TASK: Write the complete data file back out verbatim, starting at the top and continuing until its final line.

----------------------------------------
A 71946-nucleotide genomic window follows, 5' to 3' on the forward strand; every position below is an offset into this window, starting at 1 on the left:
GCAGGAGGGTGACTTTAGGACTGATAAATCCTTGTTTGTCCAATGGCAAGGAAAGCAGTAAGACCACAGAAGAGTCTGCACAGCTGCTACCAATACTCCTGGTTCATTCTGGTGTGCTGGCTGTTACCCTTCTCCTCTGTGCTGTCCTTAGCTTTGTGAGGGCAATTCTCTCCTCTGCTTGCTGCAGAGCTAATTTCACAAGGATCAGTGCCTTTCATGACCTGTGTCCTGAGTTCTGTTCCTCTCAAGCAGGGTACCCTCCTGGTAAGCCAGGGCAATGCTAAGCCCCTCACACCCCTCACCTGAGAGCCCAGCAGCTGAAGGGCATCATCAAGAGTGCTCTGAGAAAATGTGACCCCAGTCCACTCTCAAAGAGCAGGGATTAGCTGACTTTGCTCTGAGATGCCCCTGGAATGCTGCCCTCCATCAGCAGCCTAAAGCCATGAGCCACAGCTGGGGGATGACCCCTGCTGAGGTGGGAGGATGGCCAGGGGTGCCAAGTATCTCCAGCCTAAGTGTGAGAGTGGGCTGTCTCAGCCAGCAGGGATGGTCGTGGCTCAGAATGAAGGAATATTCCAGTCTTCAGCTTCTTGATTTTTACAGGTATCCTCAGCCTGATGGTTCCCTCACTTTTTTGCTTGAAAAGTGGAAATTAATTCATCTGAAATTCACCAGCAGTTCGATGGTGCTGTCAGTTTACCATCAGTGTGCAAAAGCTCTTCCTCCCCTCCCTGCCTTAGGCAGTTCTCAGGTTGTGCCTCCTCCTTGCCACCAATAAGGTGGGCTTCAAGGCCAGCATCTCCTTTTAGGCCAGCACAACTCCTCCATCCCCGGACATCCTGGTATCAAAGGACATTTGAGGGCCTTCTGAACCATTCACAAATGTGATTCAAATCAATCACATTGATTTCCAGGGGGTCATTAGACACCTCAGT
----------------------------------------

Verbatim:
A 71946-nucleotide genomic window follows, 5' to 3' on the forward strand; every position below is an offset into this window, starting at 1 on the left:
GCAGGAGGGTGACTTTAGGACTGATAAATCCTTGTTTGTCCAATGGCAAGGAAAGCAGTAAGACCACAGAAGAGTCTGCACAGCTGCTACCAATACTCCTGGTTCATTCTGGTGTGCTGGCTGTTACCCTTCTCCTCTGTGCTGTCCTTAGCTTTGTGAGGGCAATTCTCTCCTCTGCTTGCTGCAGAGCTAATTTCACAAGGATCAGTGCCTTTCATGACCTGTGTCCTGAGTTCTGTTCCTCTCAAGCAGGGTACCCTCCTGGTAAGCCAGGGCAATGCTAAGCCCCTCACACCCCTCACCTGAGAGCCCAGCAGCTGAAGGGCATCATCAAGAGTGCTCTGAGAAAATGTGACCCCAGTCCACTCTCAAAGAGCAGGGATTAGCTGACTTTGCTCTGAGATGCCCCTGGAATGCTGCCCTCCATCAGCAGCCTAAAGCCATGAGCCACAGCTGGGGGATGACCCCTGCTGAGGTGGGAGGATGGCCAGGGGTGCCAAGTATCTCCAGCCTAAGTGTGAGAGTGGGCTGTCTCAGCCAGCAGGGATGGTCGTGGCTCAGAATGAAGGAATATTCCAGTCTTCAGCTTCTTGATTTTTACAGGTATCCTCAGCCTGATGGTTCCCTCACTTTTTTGCTTGAAAAGTGGAAATTAATTCATCTGAAATTCACCAGCAGTTCGATGGTGCTGTCAGTTTACCATCAGTGTGCAAAAGCTCTTCCTCCCCTCCCTGCCTTAGGCAGTTCTCAGGTTGTGCCTCCTCCTTGCCACCAATAAGGTGGGCTTCAAGGCCAGCATCTCCTTTTAGGCCAGCACAACTCCTCCATCCCCGGACATCCTGGTATCAAAGGACATTTGAGGGCCTTCTGAACCATTCACAAATGTGATTCAAATCAATCACATTGATTTCCAGGGGGTCATTAGACACCTCAGT